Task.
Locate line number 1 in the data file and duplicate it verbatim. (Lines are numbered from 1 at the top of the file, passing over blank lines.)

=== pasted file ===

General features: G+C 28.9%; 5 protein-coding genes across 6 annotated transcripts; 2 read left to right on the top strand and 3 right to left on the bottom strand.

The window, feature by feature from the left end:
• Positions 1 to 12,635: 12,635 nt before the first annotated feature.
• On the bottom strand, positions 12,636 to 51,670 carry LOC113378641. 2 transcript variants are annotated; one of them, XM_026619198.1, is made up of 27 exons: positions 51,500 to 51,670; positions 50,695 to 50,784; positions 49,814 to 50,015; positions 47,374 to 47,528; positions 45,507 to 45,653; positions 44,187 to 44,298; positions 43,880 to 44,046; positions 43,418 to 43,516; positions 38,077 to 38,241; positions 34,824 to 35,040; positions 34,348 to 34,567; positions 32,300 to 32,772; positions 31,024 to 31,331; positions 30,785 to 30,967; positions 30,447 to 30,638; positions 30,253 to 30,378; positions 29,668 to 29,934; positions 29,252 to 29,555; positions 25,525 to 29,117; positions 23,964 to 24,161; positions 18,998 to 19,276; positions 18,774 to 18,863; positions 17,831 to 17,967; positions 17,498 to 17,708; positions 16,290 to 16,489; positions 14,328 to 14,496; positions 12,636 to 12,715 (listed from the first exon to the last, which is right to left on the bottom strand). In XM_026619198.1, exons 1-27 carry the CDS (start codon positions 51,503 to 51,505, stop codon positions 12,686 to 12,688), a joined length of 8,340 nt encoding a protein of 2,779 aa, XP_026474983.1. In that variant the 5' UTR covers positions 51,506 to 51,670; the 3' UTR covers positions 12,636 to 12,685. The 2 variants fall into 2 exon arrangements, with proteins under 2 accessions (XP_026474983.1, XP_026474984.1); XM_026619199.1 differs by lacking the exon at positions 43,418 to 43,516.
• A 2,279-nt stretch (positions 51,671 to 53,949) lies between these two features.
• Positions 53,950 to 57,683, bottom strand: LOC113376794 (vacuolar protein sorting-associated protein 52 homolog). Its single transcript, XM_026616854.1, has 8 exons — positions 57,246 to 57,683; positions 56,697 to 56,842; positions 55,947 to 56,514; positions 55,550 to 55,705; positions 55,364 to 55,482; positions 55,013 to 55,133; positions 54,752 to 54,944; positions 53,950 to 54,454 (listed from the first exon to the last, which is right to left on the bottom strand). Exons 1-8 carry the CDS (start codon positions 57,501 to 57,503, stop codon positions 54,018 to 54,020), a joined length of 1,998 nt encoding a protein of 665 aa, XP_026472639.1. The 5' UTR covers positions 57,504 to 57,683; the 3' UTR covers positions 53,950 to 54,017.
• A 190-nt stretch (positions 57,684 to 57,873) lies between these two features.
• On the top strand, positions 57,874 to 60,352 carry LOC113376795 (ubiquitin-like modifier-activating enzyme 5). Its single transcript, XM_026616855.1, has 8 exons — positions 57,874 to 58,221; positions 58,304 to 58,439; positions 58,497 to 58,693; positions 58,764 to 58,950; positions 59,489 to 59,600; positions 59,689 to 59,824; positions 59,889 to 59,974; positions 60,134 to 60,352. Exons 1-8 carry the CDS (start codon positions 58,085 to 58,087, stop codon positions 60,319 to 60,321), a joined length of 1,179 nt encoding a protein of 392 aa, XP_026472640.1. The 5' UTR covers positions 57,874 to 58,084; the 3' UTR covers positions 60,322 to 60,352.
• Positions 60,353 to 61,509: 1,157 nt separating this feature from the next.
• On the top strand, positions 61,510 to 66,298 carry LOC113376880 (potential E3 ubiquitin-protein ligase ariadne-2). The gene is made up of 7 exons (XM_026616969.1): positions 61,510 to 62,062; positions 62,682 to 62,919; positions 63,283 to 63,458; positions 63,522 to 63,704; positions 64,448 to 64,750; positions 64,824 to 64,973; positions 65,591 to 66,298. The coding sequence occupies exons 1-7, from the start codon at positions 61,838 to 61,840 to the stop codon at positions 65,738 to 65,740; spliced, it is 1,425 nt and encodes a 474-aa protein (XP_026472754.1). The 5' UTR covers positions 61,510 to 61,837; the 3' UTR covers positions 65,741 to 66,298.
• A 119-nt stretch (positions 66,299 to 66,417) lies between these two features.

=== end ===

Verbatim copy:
General features: G+C 28.9%; 5 protein-coding genes across 6 annotated transcripts; 2 read left to right on the top strand and 3 right to left on the bottom strand.